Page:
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CancerLynx - we prowl the net
February 2, 2004

What Now? Life after Cancer
Karen Ritchie, MD

So you have finished cancer treatment. You are a survivor. Congratulations.
It wasn't easy, but you did it. And you are feeling . . . . . what, exactly?
Like a winner?
Back to your old self?
Maybe you are, and maybe you aren't. The truth is, many people feel strange after cancer treatment, not the way they thought they would feel.

Like them, you may feel awkward or uneasy, like something is not quite right. Although you may be back to your old life, you are not the same. You are changed.

Cancer is a disease of the life, not just a disease of the body. And though others want you back to normal, normal is different now.

You are more than you were before the cancer. You may have new insights, a new appreciation of what matters. You found strength you didn't know you had. Some people were supportive in unexpected ways, and you have new friends. Perhaps you are more patient, and no longer sweat the small stuff. You understand the value of being alive.

Although you are more than you were, at the same time you are less than you were. You have lost time and you have lost money. Your body is strange - you have scars or numbness, your hair grew in differently, permanent reminders. Other people act weird, and maybe you have even lost friends. You are missing parts of your body, parts of your life, and parts of yourself.

Some people feel safe as long as they are in treatment - as long as they are fighting, they are doing something about the cancer. But after treatment, when they are not actively fighting, they feel vulnerable and powerless.

You may feel as if you are out of step with others. Life-threatening illness and the ordeal of treatment bring a new perspective on everything. You have changed - you are not who you were. If you are lucky, friends and family change with you, but this is asking a lot. They may just be supportive and hope you get back to normal. They want you back the way you were, but you have lost your innocence and can't go back.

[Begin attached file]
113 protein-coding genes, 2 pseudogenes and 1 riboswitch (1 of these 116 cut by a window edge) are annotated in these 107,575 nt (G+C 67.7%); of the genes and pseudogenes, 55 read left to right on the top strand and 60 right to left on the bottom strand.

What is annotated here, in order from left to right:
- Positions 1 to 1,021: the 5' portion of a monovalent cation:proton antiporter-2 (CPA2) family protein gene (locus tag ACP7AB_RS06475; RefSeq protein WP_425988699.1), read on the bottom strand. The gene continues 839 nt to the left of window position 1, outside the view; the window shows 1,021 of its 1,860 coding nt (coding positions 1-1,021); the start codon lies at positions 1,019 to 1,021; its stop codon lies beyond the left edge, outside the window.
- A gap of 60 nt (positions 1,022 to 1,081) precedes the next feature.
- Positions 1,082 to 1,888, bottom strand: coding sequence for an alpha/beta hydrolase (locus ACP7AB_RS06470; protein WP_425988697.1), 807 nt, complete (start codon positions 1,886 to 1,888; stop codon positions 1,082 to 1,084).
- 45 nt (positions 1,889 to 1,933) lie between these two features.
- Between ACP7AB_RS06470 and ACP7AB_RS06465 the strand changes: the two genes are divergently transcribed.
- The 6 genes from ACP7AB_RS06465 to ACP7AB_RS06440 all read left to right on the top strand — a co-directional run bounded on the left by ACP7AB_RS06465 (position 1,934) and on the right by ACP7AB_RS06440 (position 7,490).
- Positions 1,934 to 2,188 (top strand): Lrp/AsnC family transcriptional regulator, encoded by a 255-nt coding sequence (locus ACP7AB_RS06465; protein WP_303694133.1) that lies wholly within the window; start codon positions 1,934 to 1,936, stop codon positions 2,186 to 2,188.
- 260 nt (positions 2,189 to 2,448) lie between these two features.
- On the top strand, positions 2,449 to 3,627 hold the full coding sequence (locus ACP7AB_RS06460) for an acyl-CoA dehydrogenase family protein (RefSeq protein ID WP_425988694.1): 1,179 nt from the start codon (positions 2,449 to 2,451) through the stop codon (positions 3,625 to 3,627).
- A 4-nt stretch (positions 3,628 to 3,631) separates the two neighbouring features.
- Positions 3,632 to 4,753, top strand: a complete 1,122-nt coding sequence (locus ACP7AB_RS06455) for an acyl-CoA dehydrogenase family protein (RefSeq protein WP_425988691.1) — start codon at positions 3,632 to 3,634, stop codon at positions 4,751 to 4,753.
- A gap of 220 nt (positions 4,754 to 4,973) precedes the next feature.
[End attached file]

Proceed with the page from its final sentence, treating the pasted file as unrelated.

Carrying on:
You are supposed to be a hero, but you really don't feel like a hero. You didn't do anything out of the ordinary, after all. You just went for treatment, something anyone would do.

You don't feel like a winner. There is no after the battle. You never get the medal, the guarantee you have won. The notion of winning may seem hollow, because you only win when something doesn't happen. You win only when, years later, you die of something else.

When you are given a diagnosis of cancer, you are expected to be a fighter, like the hero of an action movie, fighting against the cancer. In a way, it is very easy, or at least simple. But when treatment is finished, the script runs out. There is no screenplay to tell you what to do next. You are on your own.

Those who are fighters often find the battle exhilarating, and enjoy the support and encouragement of those around them, cheering from the sidelines. After the battle, however, when the warrior goes home, she needs a different script.

Nobody tells you that cancer will change things, but it does. When you have been to the cancer world, you don't really come back. You go somewhere new. This isn't a bad thing to happen but it feels strange, and your loved ones may not like it.

We don't really have a good concept of change. We think that change is failure, or betrayal of others who care about us. But change is part of life, and big events such as cancer change people in big ways. If you have lost some things, you have gained other things. The trick is to turn a life-changing event into wisdom. Then, maybe, you are a winner.

Of Interest:
No Heroes, No Losers
Angels and bolters: a field guide to the wildlife of cancer
The Power of Anger

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